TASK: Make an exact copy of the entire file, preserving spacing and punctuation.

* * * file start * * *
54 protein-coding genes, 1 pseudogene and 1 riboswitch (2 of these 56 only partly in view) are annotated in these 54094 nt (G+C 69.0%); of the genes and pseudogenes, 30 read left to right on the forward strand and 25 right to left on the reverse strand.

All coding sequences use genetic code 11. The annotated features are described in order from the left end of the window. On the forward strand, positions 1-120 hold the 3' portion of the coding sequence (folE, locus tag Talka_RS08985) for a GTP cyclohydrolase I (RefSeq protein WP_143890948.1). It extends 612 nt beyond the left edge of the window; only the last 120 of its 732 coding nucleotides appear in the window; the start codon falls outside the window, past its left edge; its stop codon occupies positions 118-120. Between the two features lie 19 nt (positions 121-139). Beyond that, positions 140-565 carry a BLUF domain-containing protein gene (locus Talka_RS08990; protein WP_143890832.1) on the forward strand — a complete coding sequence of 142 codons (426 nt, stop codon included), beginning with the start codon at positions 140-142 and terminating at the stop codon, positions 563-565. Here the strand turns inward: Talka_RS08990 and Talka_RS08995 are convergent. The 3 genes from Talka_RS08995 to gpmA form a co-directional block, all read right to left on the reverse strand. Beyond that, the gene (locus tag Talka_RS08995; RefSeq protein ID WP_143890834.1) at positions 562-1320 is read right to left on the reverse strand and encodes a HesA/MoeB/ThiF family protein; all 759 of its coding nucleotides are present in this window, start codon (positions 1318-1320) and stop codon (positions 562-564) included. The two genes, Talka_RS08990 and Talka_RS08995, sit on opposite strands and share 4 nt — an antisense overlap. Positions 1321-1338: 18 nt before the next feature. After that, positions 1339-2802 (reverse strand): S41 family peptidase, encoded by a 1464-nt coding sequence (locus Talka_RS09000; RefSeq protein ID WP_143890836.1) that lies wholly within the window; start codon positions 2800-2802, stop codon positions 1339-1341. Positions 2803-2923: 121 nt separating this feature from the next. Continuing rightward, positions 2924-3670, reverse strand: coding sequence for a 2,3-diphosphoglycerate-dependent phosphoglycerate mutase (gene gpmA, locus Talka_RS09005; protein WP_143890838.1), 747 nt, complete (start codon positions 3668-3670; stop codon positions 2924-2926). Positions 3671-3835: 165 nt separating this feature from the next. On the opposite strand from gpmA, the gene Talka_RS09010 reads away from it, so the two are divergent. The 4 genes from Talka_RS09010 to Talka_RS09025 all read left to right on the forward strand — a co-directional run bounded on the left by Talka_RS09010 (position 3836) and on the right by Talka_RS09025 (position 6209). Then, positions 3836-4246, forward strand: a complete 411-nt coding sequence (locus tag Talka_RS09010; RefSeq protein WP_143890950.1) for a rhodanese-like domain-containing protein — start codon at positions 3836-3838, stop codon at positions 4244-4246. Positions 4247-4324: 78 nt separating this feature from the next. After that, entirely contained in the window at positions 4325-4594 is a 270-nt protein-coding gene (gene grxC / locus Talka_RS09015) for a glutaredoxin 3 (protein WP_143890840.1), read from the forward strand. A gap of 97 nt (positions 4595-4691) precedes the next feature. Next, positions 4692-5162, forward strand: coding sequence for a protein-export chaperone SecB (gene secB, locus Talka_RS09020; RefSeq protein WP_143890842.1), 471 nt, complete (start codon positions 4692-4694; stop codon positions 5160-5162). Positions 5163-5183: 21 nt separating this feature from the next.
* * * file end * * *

54 protein-coding genes, 1 pseudogene and 1 riboswitch (2 of these 56 only partly in view) are annotated in these 54094 nt (G+C 69.0%); of the genes and pseudogenes, 30 read left to right on the forward strand and 25 right to left on the reverse strand.

All coding sequences use genetic code 11. The annotated features are described in order from the left end of the window. On the forward strand, positions 1-120 hold the 3' portion of the coding sequence (folE, locus tag Talka_RS08985) for a GTP cyclohydrolase I (RefSeq protein WP_143890948.1). It extends 612 nt beyond the left edge of the window; only the last 120 of its 732 coding nucleotides appear in the window; the start codon falls outside the window, past its left edge; its stop codon occupies positions 118-120. Between the two features lie 19 nt (positions 121-139). Beyond that, positions 140-565 carry a BLUF domain-containing protein gene (locus Talka_RS08990; protein WP_143890832.1) on the forward strand — a complete coding sequence of 142 codons (426 nt, stop codon included), beginning with the start codon at positions 140-142 and terminating at the stop codon, positions 563-565. Here the strand turns inward: Talka_RS08990 and Talka_RS08995 are convergent. The 3 genes from Talka_RS08995 to gpmA form a co-directional block, all read right to left on the reverse strand. Beyond that, the gene (locus tag Talka_RS08995; RefSeq protein ID WP_143890834.1) at positions 562-1320 is read right to left on the reverse strand and encodes a HesA/MoeB/ThiF family protein; all 759 of its coding nucleotides are present in this window, start codon (positions 1318-1320) and stop codon (positions 562-564) included. The two genes, Talka_RS08990 and Talka_RS08995, sit on opposite strands and share 4 nt — an antisense overlap. Positions 1321-1338: 18 nt before the next feature. After that, positions 1339-2802 (reverse strand): S41 family peptidase, encoded by a 1464-nt coding sequence (locus Talka_RS09000; RefSeq protein ID WP_143890836.1) that lies wholly within the window; start codon positions 2800-2802, stop codon positions 1339-1341. Positions 2803-2923: 121 nt separating this feature from the next. Continuing rightward, positions 2924-3670, reverse strand: coding sequence for a 2,3-diphosphoglycerate-dependent phosphoglycerate mutase (gene gpmA, locus Talka_RS09005; protein WP_143890838.1), 747 nt, complete (start codon positions 3668-3670; stop codon positions 2924-2926). Positions 3671-3835: 165 nt separating this feature from the next. On the opposite strand from gpmA, the gene Talka_RS09010 reads away from it, so the two are divergent. The 4 genes from Talka_RS09010 to Talka_RS09025 all read left to right on the forward strand — a co-directional run bounded on the left by Talka_RS09010 (position 3836) and on the right by Talka_RS09025 (position 6209). Then, positions 3836-4246, forward strand: a complete 411-nt coding sequence (locus tag Talka_RS09010; RefSeq protein WP_143890950.1) for a rhodanese-like domain-containing protein — start codon at positions 3836-3838, stop codon at positions 4244-4246. Positions 4247-4324: 78 nt separating this feature from the next. After that, entirely contained in the window at positions 4325-4594 is a 270-nt protein-coding gene (gene grxC / locus Talka_RS09015) for a glutaredoxin 3 (protein WP_143890840.1), read from the forward strand. A gap of 97 nt (positions 4595-4691) precedes the next feature. Next, positions 4692-5162, forward strand: coding sequence for a protein-export chaperone SecB (gene secB, locus Talka_RS09020; RefSeq protein WP_143890842.1), 471 nt, complete (start codon positions 4692-4694; stop codon positions 5160-5162). Positions 5163-5183: 21 nt separating this feature from the next.